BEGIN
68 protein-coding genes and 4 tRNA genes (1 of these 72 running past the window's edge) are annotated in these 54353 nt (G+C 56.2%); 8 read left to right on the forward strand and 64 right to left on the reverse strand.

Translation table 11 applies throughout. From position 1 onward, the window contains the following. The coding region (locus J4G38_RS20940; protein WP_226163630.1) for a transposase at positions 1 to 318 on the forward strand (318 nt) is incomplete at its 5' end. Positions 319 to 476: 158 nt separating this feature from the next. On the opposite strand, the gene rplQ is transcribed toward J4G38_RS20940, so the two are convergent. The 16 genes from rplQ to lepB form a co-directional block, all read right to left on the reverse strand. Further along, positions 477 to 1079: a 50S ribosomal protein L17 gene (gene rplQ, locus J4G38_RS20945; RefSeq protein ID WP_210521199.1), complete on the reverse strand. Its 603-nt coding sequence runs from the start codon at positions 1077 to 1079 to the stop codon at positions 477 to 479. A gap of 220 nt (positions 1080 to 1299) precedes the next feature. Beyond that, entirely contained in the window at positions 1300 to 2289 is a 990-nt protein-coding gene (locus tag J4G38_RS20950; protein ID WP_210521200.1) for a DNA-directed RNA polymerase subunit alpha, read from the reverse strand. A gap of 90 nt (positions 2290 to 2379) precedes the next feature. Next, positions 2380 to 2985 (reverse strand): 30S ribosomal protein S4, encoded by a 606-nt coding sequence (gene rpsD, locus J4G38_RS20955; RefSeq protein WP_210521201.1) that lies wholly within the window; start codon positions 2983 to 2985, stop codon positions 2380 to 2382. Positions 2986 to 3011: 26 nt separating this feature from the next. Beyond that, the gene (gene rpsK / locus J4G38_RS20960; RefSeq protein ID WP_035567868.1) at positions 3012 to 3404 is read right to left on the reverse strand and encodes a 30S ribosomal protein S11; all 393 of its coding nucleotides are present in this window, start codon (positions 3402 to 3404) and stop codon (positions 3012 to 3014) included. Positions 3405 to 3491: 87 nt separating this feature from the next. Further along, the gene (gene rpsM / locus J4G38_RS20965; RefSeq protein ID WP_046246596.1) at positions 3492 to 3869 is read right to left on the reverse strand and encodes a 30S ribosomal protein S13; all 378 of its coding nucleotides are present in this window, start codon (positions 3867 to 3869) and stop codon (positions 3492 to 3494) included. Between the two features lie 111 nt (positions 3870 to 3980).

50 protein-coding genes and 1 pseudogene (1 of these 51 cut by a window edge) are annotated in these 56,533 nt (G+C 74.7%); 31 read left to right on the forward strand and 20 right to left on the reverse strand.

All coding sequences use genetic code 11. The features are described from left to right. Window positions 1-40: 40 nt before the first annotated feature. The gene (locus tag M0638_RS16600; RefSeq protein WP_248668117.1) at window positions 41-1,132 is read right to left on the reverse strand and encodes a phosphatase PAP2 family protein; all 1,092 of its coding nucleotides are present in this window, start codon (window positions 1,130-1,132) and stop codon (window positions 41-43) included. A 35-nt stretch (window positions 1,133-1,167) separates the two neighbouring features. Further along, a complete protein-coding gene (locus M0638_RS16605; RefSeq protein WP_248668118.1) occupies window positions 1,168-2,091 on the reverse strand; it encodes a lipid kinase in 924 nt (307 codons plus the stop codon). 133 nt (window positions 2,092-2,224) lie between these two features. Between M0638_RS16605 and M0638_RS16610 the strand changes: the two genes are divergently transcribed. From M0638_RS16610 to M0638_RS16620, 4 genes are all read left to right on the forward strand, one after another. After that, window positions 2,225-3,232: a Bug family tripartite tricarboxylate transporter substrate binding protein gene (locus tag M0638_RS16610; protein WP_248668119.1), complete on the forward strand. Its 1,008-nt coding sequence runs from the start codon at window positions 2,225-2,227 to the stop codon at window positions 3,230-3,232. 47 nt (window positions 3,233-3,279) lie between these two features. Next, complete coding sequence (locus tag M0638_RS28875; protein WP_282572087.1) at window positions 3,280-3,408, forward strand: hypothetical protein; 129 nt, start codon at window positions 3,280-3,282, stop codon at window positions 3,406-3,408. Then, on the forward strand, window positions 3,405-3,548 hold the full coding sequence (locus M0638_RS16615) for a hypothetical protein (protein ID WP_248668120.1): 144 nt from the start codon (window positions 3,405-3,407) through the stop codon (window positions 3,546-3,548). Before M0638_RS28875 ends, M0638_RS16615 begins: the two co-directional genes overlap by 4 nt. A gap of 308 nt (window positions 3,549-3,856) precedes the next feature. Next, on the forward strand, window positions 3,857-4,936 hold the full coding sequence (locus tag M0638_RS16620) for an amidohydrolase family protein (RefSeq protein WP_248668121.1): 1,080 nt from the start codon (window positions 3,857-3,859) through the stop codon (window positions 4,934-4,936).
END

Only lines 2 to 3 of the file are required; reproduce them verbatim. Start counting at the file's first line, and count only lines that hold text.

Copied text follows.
Translation table 11 applies throughout. From position 1 onward, the window contains the following. The coding region (locus J4G38_RS20940; protein WP_226163630.1) for a transposase at positions 1 to 318 on the forward strand (318 nt) is incomplete at its 5' end. Positions 319 to 476: 158 nt separating this feature from the next. On the opposite strand, the gene rplQ is transcribed toward J4G38_RS20940, so the two are convergent. The 16 genes from rplQ to lepB form a co-directional block, all read right to left on the reverse strand. Further along, positions 477 to 1079: a 50S ribosomal protein L17 gene (gene rplQ, locus J4G38_RS20945; RefSeq protein ID WP_210521199.1), complete on the reverse strand. Its 603-nt coding sequence runs from the start codon at positions 1077 to 1079 to the stop codon at positions 477 to 479. A gap of 220 nt (positions 1080 to 1299) precedes the next feature. Beyond that, entirely contained in the window at positions 1300 to 2289 is a 990-nt protein-coding gene (locus tag J4G38_RS20950; protein ID WP_210521200.1) for a DNA-directed RNA polymerase subunit alpha, read from the reverse strand. A gap of 90 nt (positions 2290 to 2379) precedes the next feature. Next, positions 2380 to 2985 (reverse strand): 30S ribosomal protein S4, encoded by a 606-nt coding sequence (gene rpsD, locus J4G38_RS20955; RefSeq protein WP_210521201.1) that lies wholly within the window; start codon positions 2983 to 2985, stop codon positions 2380 to 2382. Positions 2986 to 3011: 26 nt separating this feature from the next. Beyond that, the gene (gene rpsK / locus J4G38_RS20960; RefSeq protein ID WP_035567868.1) at positions 3012 to 3404 is read right to left on the reverse strand and encodes a 30S ribosomal protein S11; all 393 of its coding nucleotides are present in this window, start codon (positions 3402 to 3404) and stop codon (positions 3012 to 3014) included. Positions 3405 to 3491: 87 nt separating this feature from the next. Further along, the gene (gene rpsM / locus J4G38_RS20965; RefSeq protein ID WP_046246596.1) at positions 3492 to 3869 is read right to left on the reverse strand and encodes a 30S ribosomal protein S13; all 378 of its coding nucleotides are present in this window, start codon (positions 3867 to 3869) and stop codon (positions 3492 to 3494) included. Between the two features lie 111 nt (positions 3870 to 3980).

50 protein-coding genes and 1 pseudogene (1 of these 51 cut by a window edge) are annotated in these 56,533 nt (G+C 74.7%); 31 read left to right on the forward strand and 20 right to left on the reverse strand.